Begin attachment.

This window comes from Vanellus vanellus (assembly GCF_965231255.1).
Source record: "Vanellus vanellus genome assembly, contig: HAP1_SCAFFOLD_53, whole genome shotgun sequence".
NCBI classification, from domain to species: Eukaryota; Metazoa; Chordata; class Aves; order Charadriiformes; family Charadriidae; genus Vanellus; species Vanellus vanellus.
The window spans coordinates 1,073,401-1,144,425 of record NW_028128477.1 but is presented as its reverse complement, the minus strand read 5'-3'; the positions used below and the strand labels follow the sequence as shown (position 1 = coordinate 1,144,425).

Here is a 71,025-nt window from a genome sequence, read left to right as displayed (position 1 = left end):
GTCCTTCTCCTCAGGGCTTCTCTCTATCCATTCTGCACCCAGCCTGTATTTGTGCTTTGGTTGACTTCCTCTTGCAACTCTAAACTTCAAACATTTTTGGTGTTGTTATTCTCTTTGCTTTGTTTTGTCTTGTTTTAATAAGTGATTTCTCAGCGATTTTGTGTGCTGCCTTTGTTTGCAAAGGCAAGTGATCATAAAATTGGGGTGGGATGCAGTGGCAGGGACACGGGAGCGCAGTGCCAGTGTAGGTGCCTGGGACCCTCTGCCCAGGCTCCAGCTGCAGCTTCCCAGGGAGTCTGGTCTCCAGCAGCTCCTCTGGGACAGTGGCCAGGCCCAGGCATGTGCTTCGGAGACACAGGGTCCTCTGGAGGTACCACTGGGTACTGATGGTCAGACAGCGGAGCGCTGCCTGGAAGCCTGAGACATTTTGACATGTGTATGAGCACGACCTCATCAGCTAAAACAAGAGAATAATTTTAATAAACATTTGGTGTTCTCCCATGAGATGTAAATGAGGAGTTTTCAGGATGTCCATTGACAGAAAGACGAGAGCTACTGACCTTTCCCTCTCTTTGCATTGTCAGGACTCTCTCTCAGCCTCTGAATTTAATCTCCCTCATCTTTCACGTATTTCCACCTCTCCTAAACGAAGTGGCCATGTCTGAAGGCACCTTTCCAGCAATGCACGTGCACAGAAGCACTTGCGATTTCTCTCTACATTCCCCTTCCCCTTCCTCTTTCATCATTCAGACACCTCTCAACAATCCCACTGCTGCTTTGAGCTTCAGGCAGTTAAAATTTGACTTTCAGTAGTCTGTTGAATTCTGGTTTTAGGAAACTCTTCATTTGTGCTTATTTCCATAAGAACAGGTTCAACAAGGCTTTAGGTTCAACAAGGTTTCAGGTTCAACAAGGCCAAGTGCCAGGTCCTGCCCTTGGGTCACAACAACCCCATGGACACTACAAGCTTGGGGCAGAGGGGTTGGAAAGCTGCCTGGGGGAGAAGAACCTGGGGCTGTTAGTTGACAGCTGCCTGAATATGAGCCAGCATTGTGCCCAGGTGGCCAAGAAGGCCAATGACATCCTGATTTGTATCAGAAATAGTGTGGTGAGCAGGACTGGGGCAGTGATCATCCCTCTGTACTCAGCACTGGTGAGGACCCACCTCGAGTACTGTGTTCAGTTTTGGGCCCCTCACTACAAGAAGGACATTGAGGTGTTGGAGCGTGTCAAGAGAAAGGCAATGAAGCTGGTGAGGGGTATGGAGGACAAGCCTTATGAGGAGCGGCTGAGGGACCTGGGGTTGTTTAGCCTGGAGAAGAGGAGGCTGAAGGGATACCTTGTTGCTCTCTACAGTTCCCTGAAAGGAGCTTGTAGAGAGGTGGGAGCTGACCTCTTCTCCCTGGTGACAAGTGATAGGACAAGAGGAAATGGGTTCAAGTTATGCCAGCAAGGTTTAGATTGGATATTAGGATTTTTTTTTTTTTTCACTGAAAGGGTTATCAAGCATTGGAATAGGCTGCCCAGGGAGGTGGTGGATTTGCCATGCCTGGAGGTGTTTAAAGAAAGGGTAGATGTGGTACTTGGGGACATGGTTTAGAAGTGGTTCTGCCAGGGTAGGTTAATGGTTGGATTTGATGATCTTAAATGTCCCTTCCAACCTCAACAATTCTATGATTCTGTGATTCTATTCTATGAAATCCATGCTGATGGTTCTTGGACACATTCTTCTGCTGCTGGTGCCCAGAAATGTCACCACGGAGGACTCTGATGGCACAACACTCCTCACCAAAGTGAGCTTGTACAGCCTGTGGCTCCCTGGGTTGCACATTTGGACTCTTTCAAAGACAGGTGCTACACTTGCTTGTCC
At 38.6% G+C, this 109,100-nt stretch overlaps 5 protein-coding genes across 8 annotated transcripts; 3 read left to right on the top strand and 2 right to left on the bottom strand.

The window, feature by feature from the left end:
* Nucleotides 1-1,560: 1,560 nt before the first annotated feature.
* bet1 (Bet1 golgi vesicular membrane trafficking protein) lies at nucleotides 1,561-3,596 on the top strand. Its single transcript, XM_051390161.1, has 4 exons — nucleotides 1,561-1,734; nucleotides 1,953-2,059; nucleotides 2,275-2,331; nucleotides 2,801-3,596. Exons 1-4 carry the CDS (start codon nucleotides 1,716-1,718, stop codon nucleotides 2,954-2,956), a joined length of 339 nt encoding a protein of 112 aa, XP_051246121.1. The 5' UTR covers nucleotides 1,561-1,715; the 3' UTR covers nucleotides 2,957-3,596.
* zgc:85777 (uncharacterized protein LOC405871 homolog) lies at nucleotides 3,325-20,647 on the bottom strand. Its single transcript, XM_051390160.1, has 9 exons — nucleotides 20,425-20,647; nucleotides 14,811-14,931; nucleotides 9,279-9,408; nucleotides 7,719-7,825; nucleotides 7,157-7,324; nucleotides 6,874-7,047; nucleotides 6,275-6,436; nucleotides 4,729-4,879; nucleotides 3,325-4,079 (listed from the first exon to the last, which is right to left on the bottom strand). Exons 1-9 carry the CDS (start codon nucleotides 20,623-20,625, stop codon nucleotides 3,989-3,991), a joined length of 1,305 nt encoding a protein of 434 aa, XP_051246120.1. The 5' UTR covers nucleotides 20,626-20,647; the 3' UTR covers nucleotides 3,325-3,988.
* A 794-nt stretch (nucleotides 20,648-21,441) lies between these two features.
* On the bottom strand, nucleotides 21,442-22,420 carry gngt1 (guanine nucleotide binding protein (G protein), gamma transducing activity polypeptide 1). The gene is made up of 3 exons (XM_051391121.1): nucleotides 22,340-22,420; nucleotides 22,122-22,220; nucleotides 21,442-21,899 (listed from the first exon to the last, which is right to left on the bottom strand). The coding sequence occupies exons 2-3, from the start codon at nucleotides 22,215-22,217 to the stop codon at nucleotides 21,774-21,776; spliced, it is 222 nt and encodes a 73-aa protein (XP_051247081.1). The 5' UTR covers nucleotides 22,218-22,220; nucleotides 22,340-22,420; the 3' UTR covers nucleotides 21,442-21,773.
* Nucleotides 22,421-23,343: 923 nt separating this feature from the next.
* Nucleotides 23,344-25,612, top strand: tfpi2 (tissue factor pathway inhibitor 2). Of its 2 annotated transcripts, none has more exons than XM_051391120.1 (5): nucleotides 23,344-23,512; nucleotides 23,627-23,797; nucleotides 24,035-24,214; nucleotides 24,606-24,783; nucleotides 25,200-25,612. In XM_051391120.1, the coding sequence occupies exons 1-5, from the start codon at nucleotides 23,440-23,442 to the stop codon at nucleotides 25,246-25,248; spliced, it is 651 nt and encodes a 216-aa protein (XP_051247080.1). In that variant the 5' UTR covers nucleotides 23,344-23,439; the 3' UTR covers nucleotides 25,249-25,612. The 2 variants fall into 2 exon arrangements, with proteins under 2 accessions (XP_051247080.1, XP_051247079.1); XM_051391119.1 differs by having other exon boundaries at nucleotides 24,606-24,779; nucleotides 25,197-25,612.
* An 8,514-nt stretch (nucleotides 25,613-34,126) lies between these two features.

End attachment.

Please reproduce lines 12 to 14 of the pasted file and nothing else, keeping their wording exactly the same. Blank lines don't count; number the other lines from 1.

* A 794-nt stretch (nucleotides 20,648-21,441) lies between these two features.
* On the bottom strand, nucleotides 21,442-22,420 carry gngt1 (guanine nucleotide binding protein (G protein), gamma transducing activity polypeptide 1). The gene is made up of 3 exons (XM_051391121.1): nucleotides 22,340-22,420; nucleotides 22,122-22,220; nucleotides 21,442-21,899 (listed from the first exon to the last, which is right to left on the bottom strand). The coding sequence occupies exons 2-3, from the start codon at nucleotides 22,215-22,217 to the stop codon at nucleotides 21,774-21,776; spliced, it is 222 nt and encodes a 73-aa protein (XP_051247081.1). The 5' UTR covers nucleotides 22,218-22,220; nucleotides 22,340-22,420; the 3' UTR covers nucleotides 21,442-21,773.
* Nucleotides 22,421-23,343: 923 nt separating this feature from the next.